top of page
  • Writer's pictureDesertsage Seals

BIDDING ON A BASEMENT DIG-OUT


Last night the hail came down so hard that it sounded like rocks crashing into the roof of the house. I wasn't surprised when I woke up this morning and walked outside to a broken windshield on my car. It was also kind of ironic that the day after we had posted our last blog, RECOVERING FROM A MAJOR LOSS, Gold's personal vehicle was stolen. At the moment he's getting by with one of the company vehicles...and attending to business as usual. Today we're going to drop in on a new remodel job to bid on a basement dig-out. We're going to look at measurements, pictures, and feasibility. On the way to that meeting we'll drop in on the current crawl space conversion that is slowly coming to a close as we wrap up with some of the finishing steps.


We pull up to the basement job in South Denver and the guys are preparing to install window wells. Louis is carving out the dirt and measuring out the area where he's about to lay cinder block. Fabian is bringing the blocks over and stacking them up there by the window opening. Christian is doing the same thing as Louis on the the other side of the house, down in a window well placing brick and mortar. JC is measuring and cutting the bricks and mixing mortar.


We'll go on a quick walk through as the guys are installing the window wells and explain what we've done here so far. The main area of this basement was already here and simply needed to be dug down to accommodate a higher ceiling, and that's where we began. We busted out the concrete floor of the basement and dug down about 3 feet. We sectioned out and excavated areas to begin installing new footers, then excavated and installed the adjacent footers. Once this main area was underpinned, we cut through the concrete foundation and began digging back into the crawl space. We followed the same steps of underpinning all of the areas until the entire basement floor was lowered to the desired height, and now the only thing remaining within our scope of work is to pour and finish the floors. It is very exciting to see this job finally come to a close, especially as I am on my way to look at a new job.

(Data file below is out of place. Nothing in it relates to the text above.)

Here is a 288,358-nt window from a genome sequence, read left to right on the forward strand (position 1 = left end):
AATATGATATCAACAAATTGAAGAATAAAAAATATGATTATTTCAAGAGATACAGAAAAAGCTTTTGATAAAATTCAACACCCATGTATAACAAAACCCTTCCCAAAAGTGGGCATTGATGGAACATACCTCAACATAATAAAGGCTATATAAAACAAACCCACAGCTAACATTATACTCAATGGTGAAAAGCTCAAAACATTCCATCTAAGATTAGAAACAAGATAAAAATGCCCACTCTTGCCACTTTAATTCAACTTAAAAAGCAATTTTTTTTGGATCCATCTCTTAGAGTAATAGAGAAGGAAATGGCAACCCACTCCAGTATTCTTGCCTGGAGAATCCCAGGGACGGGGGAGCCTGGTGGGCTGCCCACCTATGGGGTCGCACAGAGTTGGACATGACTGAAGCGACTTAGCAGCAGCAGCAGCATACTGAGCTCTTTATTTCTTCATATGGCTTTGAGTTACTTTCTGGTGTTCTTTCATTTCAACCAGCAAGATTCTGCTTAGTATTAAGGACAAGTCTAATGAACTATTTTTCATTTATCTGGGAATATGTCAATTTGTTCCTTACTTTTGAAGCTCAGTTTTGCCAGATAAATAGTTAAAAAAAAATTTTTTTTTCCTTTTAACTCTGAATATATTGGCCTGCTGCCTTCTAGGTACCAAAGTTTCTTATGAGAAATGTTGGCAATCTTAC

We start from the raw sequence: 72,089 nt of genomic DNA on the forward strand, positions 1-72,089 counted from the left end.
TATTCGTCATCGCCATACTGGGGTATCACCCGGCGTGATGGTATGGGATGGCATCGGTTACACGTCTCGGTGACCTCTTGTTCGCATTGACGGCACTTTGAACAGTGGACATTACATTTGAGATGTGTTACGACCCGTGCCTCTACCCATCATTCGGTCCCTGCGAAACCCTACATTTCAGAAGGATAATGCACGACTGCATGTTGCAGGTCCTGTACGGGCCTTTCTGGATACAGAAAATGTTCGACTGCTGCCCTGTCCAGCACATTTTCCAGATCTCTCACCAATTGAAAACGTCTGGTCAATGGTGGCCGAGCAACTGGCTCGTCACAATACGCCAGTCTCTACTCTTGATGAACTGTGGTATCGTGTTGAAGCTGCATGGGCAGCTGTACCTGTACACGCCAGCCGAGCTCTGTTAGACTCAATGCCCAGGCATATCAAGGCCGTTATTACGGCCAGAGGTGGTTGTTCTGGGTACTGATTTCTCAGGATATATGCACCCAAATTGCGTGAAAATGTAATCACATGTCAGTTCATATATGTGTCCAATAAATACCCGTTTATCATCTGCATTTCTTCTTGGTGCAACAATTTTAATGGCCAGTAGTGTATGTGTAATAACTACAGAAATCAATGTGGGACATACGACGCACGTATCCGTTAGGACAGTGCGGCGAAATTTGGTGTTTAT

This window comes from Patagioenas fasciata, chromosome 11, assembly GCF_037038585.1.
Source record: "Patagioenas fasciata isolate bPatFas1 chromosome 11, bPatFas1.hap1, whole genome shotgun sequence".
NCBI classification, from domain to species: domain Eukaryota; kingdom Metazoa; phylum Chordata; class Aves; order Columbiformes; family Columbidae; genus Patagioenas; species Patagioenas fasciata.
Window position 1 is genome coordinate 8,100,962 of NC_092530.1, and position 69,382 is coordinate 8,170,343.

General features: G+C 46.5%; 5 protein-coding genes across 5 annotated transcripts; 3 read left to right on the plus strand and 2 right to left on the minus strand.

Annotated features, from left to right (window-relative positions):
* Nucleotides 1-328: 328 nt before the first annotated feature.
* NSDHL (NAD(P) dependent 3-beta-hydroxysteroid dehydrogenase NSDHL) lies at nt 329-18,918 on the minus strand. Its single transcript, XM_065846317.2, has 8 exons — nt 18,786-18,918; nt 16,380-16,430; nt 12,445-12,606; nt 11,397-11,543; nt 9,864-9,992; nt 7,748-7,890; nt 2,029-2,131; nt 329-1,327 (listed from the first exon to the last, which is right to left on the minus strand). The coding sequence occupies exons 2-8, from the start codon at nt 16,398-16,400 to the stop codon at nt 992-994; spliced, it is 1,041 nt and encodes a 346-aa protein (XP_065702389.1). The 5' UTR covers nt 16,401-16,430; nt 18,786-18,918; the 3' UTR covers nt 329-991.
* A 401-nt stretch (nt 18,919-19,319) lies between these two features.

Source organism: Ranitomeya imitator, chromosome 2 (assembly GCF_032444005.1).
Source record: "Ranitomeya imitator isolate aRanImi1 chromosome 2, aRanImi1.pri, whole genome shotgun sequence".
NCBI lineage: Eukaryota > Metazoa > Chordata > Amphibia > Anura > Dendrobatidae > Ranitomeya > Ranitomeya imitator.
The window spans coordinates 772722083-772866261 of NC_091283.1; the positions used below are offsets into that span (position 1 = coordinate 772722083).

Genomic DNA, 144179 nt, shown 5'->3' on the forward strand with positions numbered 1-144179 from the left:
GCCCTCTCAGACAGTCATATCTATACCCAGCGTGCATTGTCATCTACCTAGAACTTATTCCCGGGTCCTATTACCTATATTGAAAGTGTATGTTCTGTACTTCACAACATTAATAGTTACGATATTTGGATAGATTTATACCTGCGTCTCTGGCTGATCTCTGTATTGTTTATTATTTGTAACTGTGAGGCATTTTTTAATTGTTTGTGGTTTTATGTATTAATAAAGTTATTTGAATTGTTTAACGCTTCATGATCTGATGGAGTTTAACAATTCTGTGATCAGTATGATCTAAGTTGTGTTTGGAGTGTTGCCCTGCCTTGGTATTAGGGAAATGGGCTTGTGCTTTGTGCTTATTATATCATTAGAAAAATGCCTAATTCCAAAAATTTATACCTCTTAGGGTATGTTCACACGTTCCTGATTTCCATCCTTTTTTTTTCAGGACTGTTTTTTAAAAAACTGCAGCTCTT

This house is also in south Denver, inside of a gated community with golf courses and lakes and a country club. The house is enormous and is currently under remodel construction. The owner explains to me that while he's doing the work, he would like to go ahead and extend this area of the basement. It is 9' X 7 1/2' section of encased dirt just beneath the garage. From the garage we walk down into the basement and take a look at the area from beneath. I double check the measurements, take pictures and jot down some notes. We walk back upstairs and Mr. Amir, the gentleman who is requesting this bid, explains to me some concerns about having to pay for engineer plans on top of the dig-out and getting overwhelmed with overhead.


I explain to Mr. Amir that we can take that hassle off of his hands and manage the engineering as well. He appears pleased with this option and says, "if you can do the dig-out as well as the engineer plans all for within $20,000, I'd be ready to move forward."


I double checked all of the measurements and took all of the pictures to bring back to Gold at the office. We sat down and discussed the proposed project, access points, depth, structural issues, and other detail. Virtually we walked downstairs, upstairs, in, out, and all around. I relayed the information that Mr. Amir had imparted with me about his budget for the project and let Gold figure the rest. We will try and get our hands on the formalized quote so that we can discuss this in further detail in an upcoming blog. We'll also document the outcome of our bid proposal and, if we're lucky, this is only the beginning of a story that is yet to unfold.


In today's blog we review the Canon EOS 90D, which is a huge upgrade from our previous camera. This is what you've been seeing all of the beautiful video footage and photography taken with on Gold's Concrete social media lately. All of the clips on this blog are from this camera. Here's a short list of things I love about it:

  • Amazing image quality

  • Professional level features

  • Interchangeable lens

  • Feels solid and heavy duty in the hands

  • Canon is a known industry leader



See the full corresponding video to this blog below.



0 views0 comments

Recent Posts

See All

Comments


bottom of page